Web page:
This morning, while reading Deadspin’s thorough, disgusting chronicling of the Darren Sharper awfulness, I was thinking about a huge flaw in the sports-journalism system as we know it.
I call it the “He’s a cool guy issue.”
Most people who cover sports on a day-to-day basis are young. They’re 20-something, only a couple of years out of school, still raw and fresh and new and a bit star struck. They relish the access; the excitement. Hell, I’ve been there. It’s a pretty blissful feeling—your college pals work at banks and law firms and hedge funds, and you’re walking through the Dodgers clubhouse, talking with Matt Kemp before the game. Then you sit in the press box, eat free ice cream and Tweet.
What comes with this combination (youth plus access plus giddiness) is a tendency to classify any athlete who speaks with you kindly as “a good guy.” Again—I’ve been there. I vividly recall being 25 … 26 … 27 and emerging from interviews with a Jim Edmonds or Gary Sheffield or J.D. Drew and thinking, “What a great guy! What a really great guy!” And then, if I’d return a few months later and said great guy remembered my name … well, craps. It was sealed in melted iron print.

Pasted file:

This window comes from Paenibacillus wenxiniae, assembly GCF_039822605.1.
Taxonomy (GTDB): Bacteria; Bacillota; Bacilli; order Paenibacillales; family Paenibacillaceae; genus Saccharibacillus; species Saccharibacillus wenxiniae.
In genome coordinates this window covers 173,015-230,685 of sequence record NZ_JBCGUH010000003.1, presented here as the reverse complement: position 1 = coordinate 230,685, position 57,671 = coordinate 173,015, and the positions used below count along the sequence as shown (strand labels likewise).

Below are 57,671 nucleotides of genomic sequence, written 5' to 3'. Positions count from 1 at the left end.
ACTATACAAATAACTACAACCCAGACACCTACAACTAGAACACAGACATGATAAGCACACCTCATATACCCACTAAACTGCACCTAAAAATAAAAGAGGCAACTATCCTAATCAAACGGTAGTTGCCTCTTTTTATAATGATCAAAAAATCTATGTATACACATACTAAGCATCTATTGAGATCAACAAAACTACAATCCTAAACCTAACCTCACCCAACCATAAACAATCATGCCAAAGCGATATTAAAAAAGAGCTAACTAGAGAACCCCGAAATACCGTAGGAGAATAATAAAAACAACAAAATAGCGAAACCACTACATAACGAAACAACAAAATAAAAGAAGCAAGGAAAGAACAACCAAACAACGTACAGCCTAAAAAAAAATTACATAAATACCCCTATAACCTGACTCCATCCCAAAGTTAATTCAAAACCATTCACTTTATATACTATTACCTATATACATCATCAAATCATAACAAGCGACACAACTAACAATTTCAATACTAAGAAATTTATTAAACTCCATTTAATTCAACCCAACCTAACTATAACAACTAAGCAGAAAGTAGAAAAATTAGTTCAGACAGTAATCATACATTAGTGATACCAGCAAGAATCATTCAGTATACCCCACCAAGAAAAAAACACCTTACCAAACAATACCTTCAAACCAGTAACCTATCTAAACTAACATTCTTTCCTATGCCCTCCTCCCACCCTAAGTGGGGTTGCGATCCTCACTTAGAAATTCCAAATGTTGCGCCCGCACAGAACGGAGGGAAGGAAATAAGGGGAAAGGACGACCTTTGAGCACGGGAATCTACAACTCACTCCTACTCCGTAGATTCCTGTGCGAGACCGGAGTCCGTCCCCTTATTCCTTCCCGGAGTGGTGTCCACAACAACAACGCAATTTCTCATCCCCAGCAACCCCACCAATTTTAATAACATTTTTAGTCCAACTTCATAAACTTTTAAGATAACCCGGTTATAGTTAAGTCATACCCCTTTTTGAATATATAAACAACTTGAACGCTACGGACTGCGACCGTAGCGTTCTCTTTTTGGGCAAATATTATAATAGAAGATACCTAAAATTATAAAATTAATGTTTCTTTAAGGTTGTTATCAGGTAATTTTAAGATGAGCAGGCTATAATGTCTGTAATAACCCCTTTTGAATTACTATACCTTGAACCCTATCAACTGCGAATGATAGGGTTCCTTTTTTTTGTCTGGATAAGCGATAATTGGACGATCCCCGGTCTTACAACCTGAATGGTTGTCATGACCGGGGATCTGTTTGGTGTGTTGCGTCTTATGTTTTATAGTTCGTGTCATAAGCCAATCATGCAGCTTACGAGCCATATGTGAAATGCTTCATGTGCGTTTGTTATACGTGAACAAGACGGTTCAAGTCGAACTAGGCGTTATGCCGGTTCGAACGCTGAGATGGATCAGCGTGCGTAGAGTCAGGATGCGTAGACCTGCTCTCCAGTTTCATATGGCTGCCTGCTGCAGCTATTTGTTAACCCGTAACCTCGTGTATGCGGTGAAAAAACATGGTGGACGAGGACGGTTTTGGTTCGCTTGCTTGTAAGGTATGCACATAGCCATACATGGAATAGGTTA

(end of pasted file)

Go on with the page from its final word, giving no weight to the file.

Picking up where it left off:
Truth be told, no one’s great, and few are awful. There’s a gray area where 97 percent of us reside. We do nice things, we do awful things. We have highs, we have lows. We donate $100 to a charity, we rush into school and park in the handicapped spot. Good. Bad. Highs. Lows.
Darren Sharper, it seems, is not a member of the 97 percent society. He sounds like an awful human being. A monster. A guy who, if the myriad charges are true, will never see the light of freedom again. He also is a perfect example of the “He’s a cool guy issue.” Sharper is charismatic and handsome and friendly. Smart. Good talker. I’m sure tons of NFL writers, when asked during his career, would have said, “Wonderful dude. Just wonderful.”
When he wasn’t allegedly drugging and raping.
I don’t know the answer to this. Perhaps there’s not even a point. I just know that, in sports journalism, we enjoy classifying, when our methodology is flawed and limited. A three-minute conversation doesn’t make someone great. A three-minute conversation doesn’t make someone awful.
We never know.